For one, what happens to the efficiency of the road as it's slowly worn down by abrasive sand, dust, gravel, and miscellaneous debris? Add in the constant fatigue from multi-ton vehicles constantly going overhead and you can see these things won't have nearly the same operational life as standard solar panels. Hell, you'll still need to build a solid base underneath them with concrete or they'll shift and loosen, turning the roadway into some sort of cyberpunk cobblestone surface while breaking their interconnects in the process (to say nothing of the smoothness of the ride on such a road).

    And that only begins to allude to the cost involved to make and maintain a roadway sheathed in armored solar panels; it would make far more economic sense to just cover the roadway in solar-lined tunnels, or build super-long, ribbon-like solar plants along the edges of highways or under long-range transmission lines. At least with the first option you're also marginally reducing energy consumption to keep vehicles cool, as they would be partly shaded from the sun while on the road.

  • The EnderThe Ender Registered User regular
    Emissary42 wrote: »
    Not to cramp on the enthusiasm for the solar roads technology, but there are tons of far better ways to implement huge amounts of solar power that are vastly cheaper and more efficient.

    For one, what happens to the efficiency of the road as it's slowly worn down by abrasive sand, dust, gravel, and miscellaneous debris? Add in the constant fatigue from multi-ton vehicles constantly going overhead and you can see these things won't have nearly the same operational life as standard solar panels. Hell, you'll still need to build a solid base underneath them with concrete or they'll shift and loosen, turning the roadway into some sort of cyberpunk cobblestone surface while breaking their interconnects in the process (to say nothing of the smoothness of the ride on such a road).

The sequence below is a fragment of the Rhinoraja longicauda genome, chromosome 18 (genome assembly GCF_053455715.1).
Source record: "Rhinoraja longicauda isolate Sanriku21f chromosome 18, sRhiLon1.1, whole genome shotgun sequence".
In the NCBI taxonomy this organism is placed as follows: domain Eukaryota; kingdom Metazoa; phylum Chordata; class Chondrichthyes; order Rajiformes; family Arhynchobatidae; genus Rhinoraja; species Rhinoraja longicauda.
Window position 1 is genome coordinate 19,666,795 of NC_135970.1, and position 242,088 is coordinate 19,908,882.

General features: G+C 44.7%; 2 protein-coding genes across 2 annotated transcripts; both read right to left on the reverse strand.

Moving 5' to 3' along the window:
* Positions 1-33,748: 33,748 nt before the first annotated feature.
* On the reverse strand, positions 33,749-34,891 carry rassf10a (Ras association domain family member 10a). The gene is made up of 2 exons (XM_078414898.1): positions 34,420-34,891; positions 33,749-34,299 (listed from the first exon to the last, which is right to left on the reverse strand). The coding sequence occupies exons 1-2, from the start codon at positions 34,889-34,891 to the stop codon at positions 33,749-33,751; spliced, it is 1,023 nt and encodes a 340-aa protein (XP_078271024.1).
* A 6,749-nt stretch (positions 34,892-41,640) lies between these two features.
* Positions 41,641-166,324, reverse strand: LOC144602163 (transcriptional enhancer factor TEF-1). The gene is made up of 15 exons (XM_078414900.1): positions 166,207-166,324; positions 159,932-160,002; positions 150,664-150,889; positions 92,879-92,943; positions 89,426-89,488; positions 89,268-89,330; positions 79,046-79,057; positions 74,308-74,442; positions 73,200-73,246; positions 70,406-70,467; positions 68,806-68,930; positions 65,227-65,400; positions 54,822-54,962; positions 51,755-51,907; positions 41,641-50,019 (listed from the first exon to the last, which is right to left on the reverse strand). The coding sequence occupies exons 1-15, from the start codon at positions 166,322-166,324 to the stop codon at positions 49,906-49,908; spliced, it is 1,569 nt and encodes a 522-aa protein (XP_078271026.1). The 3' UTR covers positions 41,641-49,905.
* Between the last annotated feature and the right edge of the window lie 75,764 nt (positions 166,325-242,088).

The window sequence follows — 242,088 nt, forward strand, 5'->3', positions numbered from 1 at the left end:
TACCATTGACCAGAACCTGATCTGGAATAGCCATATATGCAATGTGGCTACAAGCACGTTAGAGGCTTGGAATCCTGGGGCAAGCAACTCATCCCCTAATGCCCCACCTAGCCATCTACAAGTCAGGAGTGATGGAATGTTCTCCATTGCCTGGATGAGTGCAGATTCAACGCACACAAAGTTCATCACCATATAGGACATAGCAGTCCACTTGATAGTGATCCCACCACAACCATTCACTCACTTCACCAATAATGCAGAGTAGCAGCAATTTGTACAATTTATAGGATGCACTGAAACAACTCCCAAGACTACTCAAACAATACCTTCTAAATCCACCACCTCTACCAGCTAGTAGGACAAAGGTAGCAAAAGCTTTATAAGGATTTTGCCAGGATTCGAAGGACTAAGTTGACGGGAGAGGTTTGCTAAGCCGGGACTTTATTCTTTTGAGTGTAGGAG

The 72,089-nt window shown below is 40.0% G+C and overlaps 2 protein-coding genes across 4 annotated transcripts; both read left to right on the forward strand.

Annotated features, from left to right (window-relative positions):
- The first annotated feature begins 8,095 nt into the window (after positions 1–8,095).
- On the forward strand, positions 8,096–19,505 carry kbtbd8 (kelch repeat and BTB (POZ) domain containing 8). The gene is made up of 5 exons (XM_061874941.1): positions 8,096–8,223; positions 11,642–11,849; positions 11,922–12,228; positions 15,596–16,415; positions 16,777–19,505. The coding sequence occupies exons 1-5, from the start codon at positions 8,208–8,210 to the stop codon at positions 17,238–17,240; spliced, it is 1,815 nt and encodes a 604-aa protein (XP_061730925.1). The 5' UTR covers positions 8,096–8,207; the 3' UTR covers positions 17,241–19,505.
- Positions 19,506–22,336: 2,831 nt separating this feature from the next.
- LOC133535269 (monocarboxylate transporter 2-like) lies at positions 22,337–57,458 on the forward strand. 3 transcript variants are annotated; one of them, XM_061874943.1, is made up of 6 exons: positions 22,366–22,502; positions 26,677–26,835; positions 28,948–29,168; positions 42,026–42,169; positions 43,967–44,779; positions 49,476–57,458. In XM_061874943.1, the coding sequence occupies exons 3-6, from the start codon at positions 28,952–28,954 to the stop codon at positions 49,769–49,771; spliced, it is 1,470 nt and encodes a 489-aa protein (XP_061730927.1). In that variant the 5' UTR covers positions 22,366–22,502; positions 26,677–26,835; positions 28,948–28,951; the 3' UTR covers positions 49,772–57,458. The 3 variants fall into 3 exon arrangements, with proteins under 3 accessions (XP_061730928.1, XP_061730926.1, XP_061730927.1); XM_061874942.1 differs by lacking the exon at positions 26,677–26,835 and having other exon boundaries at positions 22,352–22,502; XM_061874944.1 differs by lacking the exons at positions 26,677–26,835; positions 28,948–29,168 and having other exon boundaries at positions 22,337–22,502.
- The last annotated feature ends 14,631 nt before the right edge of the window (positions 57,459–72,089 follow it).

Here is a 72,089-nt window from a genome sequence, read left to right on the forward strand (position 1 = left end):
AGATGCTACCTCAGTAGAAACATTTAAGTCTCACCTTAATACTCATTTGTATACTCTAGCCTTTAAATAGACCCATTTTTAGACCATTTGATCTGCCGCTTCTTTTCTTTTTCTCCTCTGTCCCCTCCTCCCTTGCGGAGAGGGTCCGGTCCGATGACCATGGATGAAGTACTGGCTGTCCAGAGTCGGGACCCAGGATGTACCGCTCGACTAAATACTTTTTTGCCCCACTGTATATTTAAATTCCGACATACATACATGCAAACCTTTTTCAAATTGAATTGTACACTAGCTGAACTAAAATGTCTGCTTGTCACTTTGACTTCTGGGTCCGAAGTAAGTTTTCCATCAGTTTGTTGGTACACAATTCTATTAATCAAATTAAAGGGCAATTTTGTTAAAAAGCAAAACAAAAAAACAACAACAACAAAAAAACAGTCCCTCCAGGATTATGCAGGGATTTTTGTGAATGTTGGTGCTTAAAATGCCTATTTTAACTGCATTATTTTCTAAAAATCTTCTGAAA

And that only begins to allude to the cost involved to make and maintain a roadway sheathed in armored solar panels; it would make far more economic sense to just cover the roadway in solar-lined tunnels, or build super-long, ribbon-like solar plants along the edges of highways or under long-range transmission lines. At least with the first option you're also marginally reducing energy consumption to keep vehicles cool, as they would be partly shaded from the sun while on the road.

    Well, you guys could at least be bothered to read the FAQ, where the inventors discuss these sorts of concerns.


    I'm not sure if Solar Roadways is the future or not, but I'm not going to begrudge someone for taking the technology somewhere interesting & building prototypes to see how well it can perform.